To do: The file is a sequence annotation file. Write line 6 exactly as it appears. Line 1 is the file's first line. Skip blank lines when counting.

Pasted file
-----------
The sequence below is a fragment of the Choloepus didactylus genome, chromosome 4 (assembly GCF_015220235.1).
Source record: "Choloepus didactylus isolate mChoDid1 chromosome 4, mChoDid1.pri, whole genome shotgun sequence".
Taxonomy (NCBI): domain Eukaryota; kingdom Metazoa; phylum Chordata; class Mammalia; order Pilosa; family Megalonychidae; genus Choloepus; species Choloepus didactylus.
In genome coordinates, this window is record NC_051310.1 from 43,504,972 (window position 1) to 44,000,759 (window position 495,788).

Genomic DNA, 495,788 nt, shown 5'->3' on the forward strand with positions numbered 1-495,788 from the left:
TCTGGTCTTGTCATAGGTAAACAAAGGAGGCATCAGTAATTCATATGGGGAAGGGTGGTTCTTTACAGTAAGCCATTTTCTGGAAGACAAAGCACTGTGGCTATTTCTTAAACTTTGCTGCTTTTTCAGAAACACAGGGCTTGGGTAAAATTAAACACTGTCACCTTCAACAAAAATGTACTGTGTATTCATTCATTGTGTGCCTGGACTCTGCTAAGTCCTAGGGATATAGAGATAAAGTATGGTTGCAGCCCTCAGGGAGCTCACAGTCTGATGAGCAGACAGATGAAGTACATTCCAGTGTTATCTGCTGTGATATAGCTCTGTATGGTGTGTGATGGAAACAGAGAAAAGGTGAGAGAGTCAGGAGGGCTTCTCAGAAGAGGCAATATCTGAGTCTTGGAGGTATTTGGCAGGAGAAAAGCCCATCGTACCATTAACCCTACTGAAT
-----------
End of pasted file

TCTGGTCTTGTCATAGGTAAACAAAGGAGGCATCAGTAATTCATATGGGGAAGGGTGGTTCTTTACAGTAAGCCATTTTCTGGAAGACAAAGCACTGTGGCTATTTCTTAAACTTTGCTGCTTTTTCAGAAACACAGGGCTTGGGTAAAATTAAACACTGTCACCTTCAACAAAAATGTACTGTGTATTCATTCATTGTGTGCCTGGACTCTGCTAAGTCCTAGGGATATAGAGATAAAGTATGGTTGCAGCCCTCAGGGAGCTCACAGTCTGATGAGCAGACAGATGAAGTACATTCCAGTGTTATCTGCTGTGATATAGCTCTGTATGGTGTGTGATGGAAACAGAGAAAAGGTGAGAGAGTCAGGAGGGCTTCTCAGAAGAGGCAATATCTGAGTCTTGGAGGTATTTGGCAGGAGAAAAGCCCATCGTACCATTAACCCTACTGAAT